Samantha David is a freelance journalist and writes for various publications including BBC Online, the Sunday Times, the FT, Living France, everything France, and France Magazine

Samantha David, writer

Le Dernier Mot - articles by Samantha David


DERNIER MOT - Chez the Optician 

      There are two opticians in nearby Moisson-le-Grand.  One is slightly dowdy with an outsized cardboard cut-out of a pencil as a display for the children's glasses.  This is the last shop in the Western world which still stocks those glasses like my mad grandmother wore in the 60s - plastic frames in a selection of groovy pastel colours - with detachable eyebrow-wings.

      The second shop has designer frames inside, and outside, a life-size cardboard model of Johnny Hallyday smouldering in a pair of Ray-Bans.  The two shops face each other across the main square, as rival shops so often do in France, their owners nonchalantly ignoring each other as they lounge in their doorways shaking hands with their respective passing clients.

      Initially I went into the more fashionable shop, drawn by the idea that with addition of a pair of glasses I too could be as cool as Johnny.  Sadly, things didn't quite work out that way.  Partly because I tripped over the doorstep and partly because Bella knocked Johnny flying.  It wasn't the best of introductions, but things rapidly got worse when the poor man produced a rage of octagonal frames. 

      "Very modern, very now," he said, thrusting them onto my nose.


      "Or the scarlet?" he continued.  "These are perfect!  They will make you look younger."

      We fled to the other side of the square.  Not really because I didn't like the cubist frames.  After all, no-one ever knows what they're going to look like in a pair of glasses until after they've bought them, because er... when you try them on obviously the lenses are blank, so you can't see properly.  No, we fled to the other side because neither Bella nor I appreciate cheeky youngsters alluding to our years.  

      "Perhaps Madame would like to sit down," said the nice chap in the dowdy shop.  "A glass of water would be welcome?"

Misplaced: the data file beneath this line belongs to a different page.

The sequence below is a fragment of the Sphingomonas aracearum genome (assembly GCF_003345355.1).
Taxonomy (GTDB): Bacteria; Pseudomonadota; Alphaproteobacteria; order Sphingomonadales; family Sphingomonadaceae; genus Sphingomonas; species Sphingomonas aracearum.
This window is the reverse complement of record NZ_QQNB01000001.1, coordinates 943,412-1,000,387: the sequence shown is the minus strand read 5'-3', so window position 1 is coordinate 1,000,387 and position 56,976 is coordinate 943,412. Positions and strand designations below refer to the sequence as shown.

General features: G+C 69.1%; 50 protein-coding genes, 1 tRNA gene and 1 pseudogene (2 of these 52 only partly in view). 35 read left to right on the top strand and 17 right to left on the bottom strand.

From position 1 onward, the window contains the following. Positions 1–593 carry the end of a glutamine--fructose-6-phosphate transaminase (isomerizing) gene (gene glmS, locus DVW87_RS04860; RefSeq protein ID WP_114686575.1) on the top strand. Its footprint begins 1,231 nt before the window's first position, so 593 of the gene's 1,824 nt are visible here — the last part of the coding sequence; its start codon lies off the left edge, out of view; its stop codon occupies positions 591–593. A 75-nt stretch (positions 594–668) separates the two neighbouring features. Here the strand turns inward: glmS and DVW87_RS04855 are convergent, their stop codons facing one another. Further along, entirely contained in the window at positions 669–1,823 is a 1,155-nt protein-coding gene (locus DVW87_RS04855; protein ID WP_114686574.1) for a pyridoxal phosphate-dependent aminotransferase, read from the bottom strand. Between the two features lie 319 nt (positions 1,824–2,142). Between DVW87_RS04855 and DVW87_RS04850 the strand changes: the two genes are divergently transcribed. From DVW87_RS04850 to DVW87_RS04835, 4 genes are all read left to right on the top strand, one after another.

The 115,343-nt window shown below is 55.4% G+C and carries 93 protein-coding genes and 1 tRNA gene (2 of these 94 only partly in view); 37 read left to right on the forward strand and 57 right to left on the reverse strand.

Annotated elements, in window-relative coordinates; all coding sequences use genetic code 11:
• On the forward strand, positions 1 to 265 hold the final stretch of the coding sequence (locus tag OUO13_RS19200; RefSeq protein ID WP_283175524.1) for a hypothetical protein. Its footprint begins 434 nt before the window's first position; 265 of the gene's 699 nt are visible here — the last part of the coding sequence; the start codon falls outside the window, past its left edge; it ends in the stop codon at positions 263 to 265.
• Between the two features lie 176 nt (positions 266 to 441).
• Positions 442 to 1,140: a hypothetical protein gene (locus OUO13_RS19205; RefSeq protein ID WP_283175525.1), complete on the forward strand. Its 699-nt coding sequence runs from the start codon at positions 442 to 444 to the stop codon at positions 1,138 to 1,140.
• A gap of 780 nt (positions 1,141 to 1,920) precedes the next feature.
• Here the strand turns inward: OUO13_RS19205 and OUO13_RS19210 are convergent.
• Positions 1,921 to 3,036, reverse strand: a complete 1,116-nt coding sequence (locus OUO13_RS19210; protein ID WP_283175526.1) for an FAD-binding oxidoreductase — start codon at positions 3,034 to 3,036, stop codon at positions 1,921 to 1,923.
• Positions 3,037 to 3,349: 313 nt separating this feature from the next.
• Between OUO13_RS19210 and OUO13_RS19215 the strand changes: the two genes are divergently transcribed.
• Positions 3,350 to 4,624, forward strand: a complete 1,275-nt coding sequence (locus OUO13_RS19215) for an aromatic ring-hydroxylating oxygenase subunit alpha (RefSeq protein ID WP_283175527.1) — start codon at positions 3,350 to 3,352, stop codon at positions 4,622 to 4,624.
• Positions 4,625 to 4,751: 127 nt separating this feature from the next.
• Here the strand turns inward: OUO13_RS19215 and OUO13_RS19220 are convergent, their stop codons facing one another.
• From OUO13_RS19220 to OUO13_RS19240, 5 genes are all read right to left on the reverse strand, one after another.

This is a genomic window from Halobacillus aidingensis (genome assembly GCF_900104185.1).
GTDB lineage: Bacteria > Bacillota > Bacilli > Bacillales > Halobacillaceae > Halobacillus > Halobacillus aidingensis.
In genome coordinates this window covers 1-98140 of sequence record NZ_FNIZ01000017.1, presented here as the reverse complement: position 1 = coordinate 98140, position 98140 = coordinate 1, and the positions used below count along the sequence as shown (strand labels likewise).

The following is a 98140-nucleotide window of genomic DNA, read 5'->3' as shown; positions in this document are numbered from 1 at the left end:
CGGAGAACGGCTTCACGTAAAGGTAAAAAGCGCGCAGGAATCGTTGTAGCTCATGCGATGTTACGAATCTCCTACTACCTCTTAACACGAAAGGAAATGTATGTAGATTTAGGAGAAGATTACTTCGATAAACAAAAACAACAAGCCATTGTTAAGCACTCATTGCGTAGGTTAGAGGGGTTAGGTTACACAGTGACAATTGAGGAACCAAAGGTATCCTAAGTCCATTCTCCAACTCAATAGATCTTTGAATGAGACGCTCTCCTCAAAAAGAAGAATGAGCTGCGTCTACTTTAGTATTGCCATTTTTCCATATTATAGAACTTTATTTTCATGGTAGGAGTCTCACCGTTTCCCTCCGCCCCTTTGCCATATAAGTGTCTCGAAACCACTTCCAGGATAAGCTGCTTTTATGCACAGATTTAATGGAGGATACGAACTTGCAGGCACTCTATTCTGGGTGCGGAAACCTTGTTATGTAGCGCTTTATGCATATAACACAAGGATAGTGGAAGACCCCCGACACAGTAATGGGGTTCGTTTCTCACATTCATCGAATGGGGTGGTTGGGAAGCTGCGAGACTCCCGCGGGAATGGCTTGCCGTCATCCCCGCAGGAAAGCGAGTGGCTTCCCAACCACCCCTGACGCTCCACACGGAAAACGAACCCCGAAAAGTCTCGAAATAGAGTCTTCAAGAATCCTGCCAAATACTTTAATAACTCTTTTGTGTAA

While I sipped my glass of water and Bella panted loudly, he studied my prescription and tapped his nails on the counter.

      "Something with style," he said.  "You must have frames to show off your bone structure but subtlety is the key.  Class, refinement, intelligence..."

      For a moment I wondered who he was talking about, but there was no-one else in the shop, and Bella doesn't need glasses.  "Oh!" I said.  "Blimey!  Do you have those kinds of spectacles?"

      "Perhaps we should try this," he said slipping a pair of empty frames onto my nose and holding up a hand mirror so that I could admire them.  Naturally I couldn't see anything except the usual pink blur, but I didn't quite like to admit it.

      "Mmmm," I said.  "Mmmm.  What do you think?"

      "Very beautiful," he said without batting an eyelid.  Blimey.

      "Sexy, if you don't mind me saying so?"

      Double blimey.

      "Or perhaps this is more your style.  Well-educated, original, artistic... yes, I think this is definitely you!"

      Now I have to admit that there was part of me that remained entirely sane under the influence of this outrageous flattery.  I didn't seriously think for a second that the purchase of a pair of reading glasses would make me look like Sofia Loren or Catherine Zeta-Jones.  I knew that would require diet, exercise and surgery.

      But his voice was so sincere, so honest, that I thought he must at least have found something reasonably all right.  And that's why I came home in a pair of glasses that have surely been rejected by at least the last six generations of canny Cévennole women in Moisson-le-Grand.  But I don't care.

      At last I look really French. 







If you would like to read more articles, or would like to commission one for your publication, please email me using the form on the contacts page.